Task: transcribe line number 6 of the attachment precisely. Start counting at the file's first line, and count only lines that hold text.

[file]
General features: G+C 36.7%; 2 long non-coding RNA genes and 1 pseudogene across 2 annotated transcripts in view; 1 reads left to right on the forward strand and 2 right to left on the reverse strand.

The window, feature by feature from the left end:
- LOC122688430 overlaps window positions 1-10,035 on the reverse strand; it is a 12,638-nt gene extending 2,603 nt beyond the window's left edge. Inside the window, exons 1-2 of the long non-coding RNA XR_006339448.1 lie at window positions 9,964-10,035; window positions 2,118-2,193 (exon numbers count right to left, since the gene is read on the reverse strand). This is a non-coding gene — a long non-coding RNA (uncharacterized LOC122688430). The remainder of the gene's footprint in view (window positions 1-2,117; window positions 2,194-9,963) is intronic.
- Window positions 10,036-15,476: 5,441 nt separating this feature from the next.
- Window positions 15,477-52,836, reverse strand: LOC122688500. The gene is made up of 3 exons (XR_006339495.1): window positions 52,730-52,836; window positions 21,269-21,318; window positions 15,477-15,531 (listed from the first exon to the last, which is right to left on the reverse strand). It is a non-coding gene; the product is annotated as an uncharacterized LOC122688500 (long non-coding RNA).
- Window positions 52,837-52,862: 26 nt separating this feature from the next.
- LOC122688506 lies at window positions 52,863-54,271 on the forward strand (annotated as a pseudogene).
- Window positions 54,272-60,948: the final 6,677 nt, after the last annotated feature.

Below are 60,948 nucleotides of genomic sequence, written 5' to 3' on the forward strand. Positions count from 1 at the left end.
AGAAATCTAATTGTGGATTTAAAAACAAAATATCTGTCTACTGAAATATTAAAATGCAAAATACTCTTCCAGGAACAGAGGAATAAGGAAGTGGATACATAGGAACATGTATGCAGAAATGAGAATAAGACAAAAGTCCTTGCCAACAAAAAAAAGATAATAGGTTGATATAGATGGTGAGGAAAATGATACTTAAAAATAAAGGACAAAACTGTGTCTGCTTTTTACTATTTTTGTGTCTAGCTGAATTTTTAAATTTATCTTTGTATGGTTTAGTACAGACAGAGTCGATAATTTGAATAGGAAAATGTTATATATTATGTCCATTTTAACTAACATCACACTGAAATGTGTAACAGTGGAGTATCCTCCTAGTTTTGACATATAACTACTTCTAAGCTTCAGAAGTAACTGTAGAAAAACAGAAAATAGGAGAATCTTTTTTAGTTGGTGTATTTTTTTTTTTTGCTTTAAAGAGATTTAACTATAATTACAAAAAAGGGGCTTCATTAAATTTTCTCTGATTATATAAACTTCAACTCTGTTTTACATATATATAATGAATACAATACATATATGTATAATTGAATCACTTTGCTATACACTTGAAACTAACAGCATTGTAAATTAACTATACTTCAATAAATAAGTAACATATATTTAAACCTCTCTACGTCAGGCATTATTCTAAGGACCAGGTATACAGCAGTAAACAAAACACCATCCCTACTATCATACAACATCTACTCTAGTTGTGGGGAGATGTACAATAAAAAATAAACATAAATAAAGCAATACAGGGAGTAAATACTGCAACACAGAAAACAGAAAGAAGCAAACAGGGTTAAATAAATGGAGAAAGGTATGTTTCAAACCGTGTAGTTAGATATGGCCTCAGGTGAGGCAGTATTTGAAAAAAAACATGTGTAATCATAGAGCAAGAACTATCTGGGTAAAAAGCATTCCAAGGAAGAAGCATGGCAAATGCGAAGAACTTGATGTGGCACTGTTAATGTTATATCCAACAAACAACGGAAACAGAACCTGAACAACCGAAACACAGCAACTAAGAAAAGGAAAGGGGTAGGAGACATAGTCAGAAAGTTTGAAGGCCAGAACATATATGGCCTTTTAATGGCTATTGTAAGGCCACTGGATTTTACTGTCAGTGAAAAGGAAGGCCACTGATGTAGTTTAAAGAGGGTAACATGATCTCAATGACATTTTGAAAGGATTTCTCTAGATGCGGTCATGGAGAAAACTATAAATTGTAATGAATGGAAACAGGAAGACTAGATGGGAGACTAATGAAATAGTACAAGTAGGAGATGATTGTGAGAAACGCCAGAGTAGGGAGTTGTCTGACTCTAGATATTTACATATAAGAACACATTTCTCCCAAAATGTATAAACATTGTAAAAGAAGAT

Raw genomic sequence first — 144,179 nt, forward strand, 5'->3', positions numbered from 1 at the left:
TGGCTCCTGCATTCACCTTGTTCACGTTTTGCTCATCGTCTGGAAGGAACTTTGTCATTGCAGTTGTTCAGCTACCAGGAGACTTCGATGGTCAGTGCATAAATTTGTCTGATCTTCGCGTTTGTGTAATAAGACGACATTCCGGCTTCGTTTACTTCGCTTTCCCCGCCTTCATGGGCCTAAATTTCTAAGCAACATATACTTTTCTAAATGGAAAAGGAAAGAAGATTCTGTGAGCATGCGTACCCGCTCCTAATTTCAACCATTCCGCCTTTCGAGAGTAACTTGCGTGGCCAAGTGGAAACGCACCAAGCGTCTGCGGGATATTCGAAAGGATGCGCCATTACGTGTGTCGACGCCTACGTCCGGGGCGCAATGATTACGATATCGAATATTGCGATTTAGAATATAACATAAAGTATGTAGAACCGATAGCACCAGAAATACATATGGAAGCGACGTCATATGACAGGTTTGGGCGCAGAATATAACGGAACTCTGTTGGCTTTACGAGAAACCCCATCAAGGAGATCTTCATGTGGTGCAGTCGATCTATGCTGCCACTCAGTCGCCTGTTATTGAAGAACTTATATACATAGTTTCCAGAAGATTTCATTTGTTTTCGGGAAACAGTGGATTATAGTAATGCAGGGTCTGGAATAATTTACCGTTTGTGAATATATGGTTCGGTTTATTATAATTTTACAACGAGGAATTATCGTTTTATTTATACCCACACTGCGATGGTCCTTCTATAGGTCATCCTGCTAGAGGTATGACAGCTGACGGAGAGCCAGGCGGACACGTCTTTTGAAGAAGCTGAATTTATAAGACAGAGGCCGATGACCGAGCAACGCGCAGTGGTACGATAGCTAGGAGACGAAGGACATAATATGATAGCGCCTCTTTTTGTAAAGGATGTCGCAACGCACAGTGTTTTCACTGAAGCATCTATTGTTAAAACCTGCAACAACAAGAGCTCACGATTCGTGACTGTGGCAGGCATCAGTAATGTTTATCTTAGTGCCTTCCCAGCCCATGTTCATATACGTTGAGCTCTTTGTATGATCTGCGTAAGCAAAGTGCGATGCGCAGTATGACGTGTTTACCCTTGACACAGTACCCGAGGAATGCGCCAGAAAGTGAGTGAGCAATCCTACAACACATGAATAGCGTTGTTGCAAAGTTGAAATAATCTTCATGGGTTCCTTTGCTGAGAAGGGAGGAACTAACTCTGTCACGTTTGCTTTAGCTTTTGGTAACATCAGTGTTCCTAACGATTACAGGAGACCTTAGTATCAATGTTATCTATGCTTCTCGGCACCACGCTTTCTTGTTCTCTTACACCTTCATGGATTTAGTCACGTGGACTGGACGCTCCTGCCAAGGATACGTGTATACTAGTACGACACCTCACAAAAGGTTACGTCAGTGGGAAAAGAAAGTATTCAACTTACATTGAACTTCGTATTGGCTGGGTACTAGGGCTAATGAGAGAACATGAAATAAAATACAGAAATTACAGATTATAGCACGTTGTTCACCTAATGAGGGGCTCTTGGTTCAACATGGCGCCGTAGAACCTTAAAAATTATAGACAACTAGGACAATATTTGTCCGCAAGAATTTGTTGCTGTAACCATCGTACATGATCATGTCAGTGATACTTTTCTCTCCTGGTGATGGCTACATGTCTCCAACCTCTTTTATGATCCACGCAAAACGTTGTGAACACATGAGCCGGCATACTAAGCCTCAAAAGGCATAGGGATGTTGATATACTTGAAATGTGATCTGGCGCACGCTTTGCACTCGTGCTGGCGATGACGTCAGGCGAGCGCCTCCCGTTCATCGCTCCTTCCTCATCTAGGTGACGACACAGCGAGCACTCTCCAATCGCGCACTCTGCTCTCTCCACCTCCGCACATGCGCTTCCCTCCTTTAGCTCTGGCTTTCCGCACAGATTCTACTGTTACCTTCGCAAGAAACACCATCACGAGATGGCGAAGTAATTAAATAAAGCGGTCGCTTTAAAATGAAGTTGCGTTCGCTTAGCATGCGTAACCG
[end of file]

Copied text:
- Window positions 52,837-52,862: 26 nt separating this feature from the next.